- When facing the existential choice of whether to take the ‘great leap forward’, will France and Germany be prepared to do so? Yet ultimately we doubt that the ‘long march’ can be pursued to a conclusion. Other forces—such as a fiscal policy mis-step in France that undermines investor confidence or a populist political shock in the Italian elections—would force an ‘existential crisis’ for the Euro. At that point, we believe Germany and France will demonstrate the courage and commitment to move forward. Failing to do so in those circumstances would not merely imply acquiescence with the status quo, but rather a disintegration of the Europe built over the past 60 years, something neither country is likely to countenance. Yet making this step will not be without its own political challenges, especially in Germany where taxpayers are understandably reluctant to take on yet greater burdens that such a leap forward would imply.
Viewed in this light, the decisions taken at last week’s EU summit are best seen as part of the cumulative and incremental process of institutional reform inherent to the ‘long march’. While elements were surprisingly positive and important in themselves, in our view these decisions do not represent the ‘great leap forward’ required to resolve the crisis. They leave too many crucial issues—not least, the central question of how mutualization of financial risk and the debt overhang is traded off against loss of national fiscal sovereignty to German-inspired Euro area-wide fiscal and regulatory institutions—still unresolved.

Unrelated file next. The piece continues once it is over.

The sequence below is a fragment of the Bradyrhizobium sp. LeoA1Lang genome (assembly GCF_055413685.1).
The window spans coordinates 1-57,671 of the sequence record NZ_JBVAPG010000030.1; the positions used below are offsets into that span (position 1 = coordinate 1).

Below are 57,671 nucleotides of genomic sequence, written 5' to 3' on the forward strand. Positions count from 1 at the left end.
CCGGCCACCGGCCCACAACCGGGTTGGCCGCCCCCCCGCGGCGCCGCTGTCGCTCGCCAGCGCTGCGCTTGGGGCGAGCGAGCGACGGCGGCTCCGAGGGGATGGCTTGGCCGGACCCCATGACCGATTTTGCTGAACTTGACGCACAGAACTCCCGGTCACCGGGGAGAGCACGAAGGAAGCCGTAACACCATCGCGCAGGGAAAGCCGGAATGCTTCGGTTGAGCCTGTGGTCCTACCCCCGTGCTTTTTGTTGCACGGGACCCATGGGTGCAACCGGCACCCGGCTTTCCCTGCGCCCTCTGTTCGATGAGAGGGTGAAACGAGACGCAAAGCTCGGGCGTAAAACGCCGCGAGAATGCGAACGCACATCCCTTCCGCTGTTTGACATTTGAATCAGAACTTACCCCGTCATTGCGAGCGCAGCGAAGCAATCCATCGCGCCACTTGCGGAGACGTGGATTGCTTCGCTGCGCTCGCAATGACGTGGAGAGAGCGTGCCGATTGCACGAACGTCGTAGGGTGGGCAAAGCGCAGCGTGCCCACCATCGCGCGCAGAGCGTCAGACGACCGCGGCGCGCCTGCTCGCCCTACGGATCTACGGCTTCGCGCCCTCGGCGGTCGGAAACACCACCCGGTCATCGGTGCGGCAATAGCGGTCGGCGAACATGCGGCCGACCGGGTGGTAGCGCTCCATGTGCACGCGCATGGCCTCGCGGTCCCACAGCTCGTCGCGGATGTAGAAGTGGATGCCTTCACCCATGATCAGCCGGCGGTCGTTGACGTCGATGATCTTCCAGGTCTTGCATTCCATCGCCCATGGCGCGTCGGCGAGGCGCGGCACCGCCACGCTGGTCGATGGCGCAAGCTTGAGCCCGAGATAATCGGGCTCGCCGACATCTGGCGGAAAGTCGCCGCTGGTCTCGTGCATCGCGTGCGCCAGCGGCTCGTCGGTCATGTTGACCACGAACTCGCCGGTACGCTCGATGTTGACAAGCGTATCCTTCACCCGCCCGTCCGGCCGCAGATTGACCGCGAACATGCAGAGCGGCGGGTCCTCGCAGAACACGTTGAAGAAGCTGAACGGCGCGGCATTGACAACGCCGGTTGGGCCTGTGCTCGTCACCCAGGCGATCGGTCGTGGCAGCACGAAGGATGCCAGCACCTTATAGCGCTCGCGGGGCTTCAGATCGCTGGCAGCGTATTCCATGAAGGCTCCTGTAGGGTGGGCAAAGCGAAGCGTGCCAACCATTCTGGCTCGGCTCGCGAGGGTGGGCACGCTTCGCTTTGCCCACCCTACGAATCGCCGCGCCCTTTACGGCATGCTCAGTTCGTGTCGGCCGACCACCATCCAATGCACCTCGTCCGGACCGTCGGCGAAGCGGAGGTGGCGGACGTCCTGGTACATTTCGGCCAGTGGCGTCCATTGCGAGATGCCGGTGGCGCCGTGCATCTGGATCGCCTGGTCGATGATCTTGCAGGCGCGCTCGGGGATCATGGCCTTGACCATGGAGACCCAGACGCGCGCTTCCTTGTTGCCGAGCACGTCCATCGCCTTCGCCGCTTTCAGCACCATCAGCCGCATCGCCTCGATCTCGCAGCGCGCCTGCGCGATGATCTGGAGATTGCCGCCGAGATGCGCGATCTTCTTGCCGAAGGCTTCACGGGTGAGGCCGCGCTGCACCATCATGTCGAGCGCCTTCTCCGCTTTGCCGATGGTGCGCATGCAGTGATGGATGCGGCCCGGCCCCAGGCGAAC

Source: Goldman Sachs
Tags: Concessions, Constructive Approach, Cross Streets, Cultural Revolution, Deposit Insurance, Endgames, European Politicians, Explicit Commitment, Financial Obligations, Financial Risk, Four Paths, Goldman Sachs, Looking To The Future, Market Outlook, Ms Merkel, Pan European, Political Integration, Pols, Scenarios, Sovereign
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Monday, May 28th, 2012
by James Hamilton, Econbrowser
In my previous post I described a new research paper with University of Chicago Professor Cynthia Wu on the Effects of Index-Fund Investing on Commodity Futures Prices. Previously I discussed what we found for the prices of agricultural commodities. Here I review our findings about oil prices.
Part of the interest in a possible effect of commodity-index funds on oil prices comes from testimony before the U.S. Senate by hedge fund manager Michael Masters, in which he produced a provocative graph of oil prices against an estimate of the number of crude oil futures contracts held by commodity-index funds. We reproduced his methodology to update his graph below. The figure certainly seems to suggest a strong connection between these two series, particularly during 2008 and 2009.
Price of near crude oil contract (left scale) and number of crude oil contracts held by index traders as imputed by Masters’ method (right scale). Source: Hamilton and Wu (2012).